In The Court of Appeals

South Carolina Coastal Conservation League and Sierra Club, Appellants,


South Carolina Department of Health and Environmental Control, Office of Ocean and Coastal Resource Management; Port Royal Plantation; and Town of Hilton Head Island, Respondents.

Appeal From Beaufort County
Thomas Kemmerlin, Jr., Master-in-Equity

Opinion No. 3358
Heard April 5, 2001 - Filed June 18, 2001


James S. Chandler, Jr., of South Carolina Environmental Law Project, of Pawleys Island, for appellants.

Curtis L. Coltrane, of Coltrane & Alford, of Hilton Head Island and Mary D. Shahid, of DHEC Office of Ocean & Coastal Resource Management, of Charleston, for respondents.

Amicus Curiae: C. C. Harness, III, and Grahame E. Holmes, both of Mt. Pleasant, for DeBordieu Colony Community Association, Inc.

SHULER, J.: The circuit court affirmed a summary judgment order of the Administrative Law Judge Division (ALJD), upholding a permit issued by the Department of Health and Environmental Control (DHEC) allowing Port Royal Plantation to refurbish a groin field and construct new groins along the beach on Hilton Head Island. South Carolina Coastal Conservation League (SCCCL) and Sierra Club appeal, arguing the South Carolina Beachfront Management Act prohibits such construction. We reverse.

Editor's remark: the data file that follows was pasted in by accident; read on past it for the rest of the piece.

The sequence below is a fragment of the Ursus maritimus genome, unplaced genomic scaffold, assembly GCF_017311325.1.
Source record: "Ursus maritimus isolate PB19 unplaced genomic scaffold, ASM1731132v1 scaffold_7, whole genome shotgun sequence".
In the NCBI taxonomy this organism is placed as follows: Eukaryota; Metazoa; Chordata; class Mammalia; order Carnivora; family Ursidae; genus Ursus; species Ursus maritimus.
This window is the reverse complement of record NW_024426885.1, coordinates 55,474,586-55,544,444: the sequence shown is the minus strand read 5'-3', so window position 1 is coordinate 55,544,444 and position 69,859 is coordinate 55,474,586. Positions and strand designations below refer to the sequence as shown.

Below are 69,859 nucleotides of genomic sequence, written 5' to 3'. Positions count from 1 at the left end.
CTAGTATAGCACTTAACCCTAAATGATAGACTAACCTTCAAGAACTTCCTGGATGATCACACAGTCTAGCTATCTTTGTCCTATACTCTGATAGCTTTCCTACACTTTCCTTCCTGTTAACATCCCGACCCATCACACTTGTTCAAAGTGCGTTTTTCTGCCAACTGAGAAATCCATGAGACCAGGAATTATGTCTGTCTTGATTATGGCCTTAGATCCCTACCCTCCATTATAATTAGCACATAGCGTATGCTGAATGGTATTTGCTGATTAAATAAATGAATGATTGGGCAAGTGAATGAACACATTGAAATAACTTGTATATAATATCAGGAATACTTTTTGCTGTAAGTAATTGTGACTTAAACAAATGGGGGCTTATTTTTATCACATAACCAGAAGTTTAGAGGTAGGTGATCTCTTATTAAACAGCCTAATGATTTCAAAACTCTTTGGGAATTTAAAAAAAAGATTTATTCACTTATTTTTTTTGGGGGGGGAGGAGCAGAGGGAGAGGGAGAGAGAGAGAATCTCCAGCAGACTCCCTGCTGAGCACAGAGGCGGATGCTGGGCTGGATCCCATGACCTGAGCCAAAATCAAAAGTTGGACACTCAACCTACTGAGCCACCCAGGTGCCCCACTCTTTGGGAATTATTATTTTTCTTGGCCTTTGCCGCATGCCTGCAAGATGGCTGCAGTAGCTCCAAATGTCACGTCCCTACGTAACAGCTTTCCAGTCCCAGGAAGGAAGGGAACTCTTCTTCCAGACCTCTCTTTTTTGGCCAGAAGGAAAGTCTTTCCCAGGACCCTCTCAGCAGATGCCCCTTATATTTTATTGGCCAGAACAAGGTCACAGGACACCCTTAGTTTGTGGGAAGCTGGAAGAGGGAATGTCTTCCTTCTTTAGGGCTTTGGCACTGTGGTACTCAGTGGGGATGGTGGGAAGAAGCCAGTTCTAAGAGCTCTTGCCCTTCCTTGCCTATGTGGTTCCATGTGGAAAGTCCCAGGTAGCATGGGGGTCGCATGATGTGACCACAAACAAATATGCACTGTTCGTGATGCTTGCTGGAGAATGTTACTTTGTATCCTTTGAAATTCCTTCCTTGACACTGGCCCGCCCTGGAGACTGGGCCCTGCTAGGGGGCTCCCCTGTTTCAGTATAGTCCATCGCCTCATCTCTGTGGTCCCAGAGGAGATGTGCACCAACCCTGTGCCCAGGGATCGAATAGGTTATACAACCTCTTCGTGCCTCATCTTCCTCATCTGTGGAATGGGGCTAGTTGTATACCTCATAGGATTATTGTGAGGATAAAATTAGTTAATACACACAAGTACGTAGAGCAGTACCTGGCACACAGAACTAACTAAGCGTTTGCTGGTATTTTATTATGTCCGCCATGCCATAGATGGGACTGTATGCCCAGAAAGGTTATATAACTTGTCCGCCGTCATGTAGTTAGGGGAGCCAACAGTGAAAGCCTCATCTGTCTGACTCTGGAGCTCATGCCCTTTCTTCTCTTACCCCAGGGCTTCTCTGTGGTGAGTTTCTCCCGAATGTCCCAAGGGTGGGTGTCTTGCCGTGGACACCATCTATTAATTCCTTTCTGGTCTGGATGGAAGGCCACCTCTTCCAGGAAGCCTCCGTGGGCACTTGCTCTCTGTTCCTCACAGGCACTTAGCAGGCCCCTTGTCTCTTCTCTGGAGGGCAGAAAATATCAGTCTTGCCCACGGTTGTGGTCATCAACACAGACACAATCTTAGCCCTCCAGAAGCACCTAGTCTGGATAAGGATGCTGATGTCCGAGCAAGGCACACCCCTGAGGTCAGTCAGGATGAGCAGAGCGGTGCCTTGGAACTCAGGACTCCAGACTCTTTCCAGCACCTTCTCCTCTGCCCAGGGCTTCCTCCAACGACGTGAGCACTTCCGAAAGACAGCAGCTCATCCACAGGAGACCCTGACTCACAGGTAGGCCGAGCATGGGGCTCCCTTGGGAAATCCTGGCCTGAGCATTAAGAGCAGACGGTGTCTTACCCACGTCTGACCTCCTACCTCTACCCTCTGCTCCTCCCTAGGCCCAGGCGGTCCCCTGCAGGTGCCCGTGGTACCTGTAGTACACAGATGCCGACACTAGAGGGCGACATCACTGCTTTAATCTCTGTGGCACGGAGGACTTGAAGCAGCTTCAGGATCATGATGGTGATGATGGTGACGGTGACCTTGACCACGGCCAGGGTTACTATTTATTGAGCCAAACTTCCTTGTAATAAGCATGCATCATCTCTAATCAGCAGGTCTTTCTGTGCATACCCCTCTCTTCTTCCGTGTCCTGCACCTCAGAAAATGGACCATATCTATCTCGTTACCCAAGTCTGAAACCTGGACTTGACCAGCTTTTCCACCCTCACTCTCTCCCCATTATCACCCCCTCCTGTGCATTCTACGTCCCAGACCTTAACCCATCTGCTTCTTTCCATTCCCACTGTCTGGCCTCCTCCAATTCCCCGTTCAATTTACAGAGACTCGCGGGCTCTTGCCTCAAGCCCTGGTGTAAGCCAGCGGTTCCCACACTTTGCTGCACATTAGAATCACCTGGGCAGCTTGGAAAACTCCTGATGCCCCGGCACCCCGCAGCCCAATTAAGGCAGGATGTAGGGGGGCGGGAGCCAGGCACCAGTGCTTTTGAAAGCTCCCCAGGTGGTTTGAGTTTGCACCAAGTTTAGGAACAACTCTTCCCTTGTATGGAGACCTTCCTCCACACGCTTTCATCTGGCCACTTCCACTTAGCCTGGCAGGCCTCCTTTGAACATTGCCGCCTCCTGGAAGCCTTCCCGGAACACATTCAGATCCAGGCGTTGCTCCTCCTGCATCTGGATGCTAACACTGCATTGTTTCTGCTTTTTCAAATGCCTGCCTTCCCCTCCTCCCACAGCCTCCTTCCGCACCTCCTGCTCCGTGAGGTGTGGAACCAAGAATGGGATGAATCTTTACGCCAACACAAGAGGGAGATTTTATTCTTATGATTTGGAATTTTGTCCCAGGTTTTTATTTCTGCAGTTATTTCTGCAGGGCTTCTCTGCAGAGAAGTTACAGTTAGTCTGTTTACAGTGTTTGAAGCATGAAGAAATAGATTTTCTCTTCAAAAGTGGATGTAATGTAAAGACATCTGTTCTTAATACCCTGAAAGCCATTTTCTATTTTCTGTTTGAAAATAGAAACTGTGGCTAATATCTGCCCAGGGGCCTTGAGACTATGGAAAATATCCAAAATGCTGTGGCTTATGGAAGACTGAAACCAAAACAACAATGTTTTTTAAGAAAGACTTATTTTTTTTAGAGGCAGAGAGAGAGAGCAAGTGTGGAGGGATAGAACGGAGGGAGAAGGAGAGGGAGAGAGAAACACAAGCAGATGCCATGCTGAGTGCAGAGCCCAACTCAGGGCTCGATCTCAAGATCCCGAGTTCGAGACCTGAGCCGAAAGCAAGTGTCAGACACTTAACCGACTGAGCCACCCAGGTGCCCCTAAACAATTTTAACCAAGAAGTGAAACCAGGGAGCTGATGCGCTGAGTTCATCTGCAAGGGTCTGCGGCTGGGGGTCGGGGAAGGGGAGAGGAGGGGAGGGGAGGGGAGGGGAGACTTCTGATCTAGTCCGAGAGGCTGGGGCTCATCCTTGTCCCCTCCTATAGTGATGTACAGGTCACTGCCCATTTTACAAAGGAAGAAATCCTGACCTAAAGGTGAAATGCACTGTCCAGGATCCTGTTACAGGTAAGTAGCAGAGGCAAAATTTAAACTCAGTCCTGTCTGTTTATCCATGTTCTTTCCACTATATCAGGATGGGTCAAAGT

In April 1996 Port Royal Plantation applied to the Office of Ocean and Coastal Resource Management (OCRM), a division of DHEC, for a permit to construct four new groins and refurbish a series of seventeen existing groins (a "groin field") along approximately 8,000 feet of shoreline at Hilton Head. (1) OCRM issued the permit on October 2, 1996.

SCCCL and Sierra Club filed a petition for administrative review of the permit decision and requested a contested case hearing before the ALJD. The petition named Port Royal Plantation and OCRM as respondents, and the administrative law judge (ALJ) granted the Town of Hilton Head's motion to intervene. Thereafter, the parties filed cross-motions for summary judgment. Prior to the hearing, the parties stipulated to the relevant facts and agreed that the only issue remaining was a question of law for the court: Whether the Beachfront Management Act prohibited the proposed construction.

By order dated June 16, 1998, the ALJ found the permit to refurbish the groin field and construct new groins valid. SCCCL and Sierra Club appealed this decision to the OCRM's Coastal Zone Management Appellate Panel, which adopted the order of the ALJ and affirmed on December 17. SCCCL and Sierra Club subsequently sought judicial review in the circuit court, which likewise affirmed DHEC's grant of the permit in an order filed February 7, 2000. This appeal followed.


Summary judgment is proper when "the pleadings, depositions, answers to interrogatories, and admissions on file, together with the affidavits, if any, show that there is no genuine issue as to any material fact and that the moving party is entitled to a judgment as a matter of law." Rule 56(c), SCRCP; see also Tupper v. Dorchester County, 326 S.C. 318, 325, 487 S.E.2d 187, 191 (1997).

On appeal, a reviewing court may reverse the decision of an administrative agency if a party's substantial rights are prejudiced by a decision which "violate[s] constitutional or statutory provisions . . . ." Weaver v. S.C. Coastal Council, 309 S.C. 368, 374, 423 S.E.2d 340, 343 (1992); see also S.C. Code Ann. 1-23-380(6) (Supp. 2000).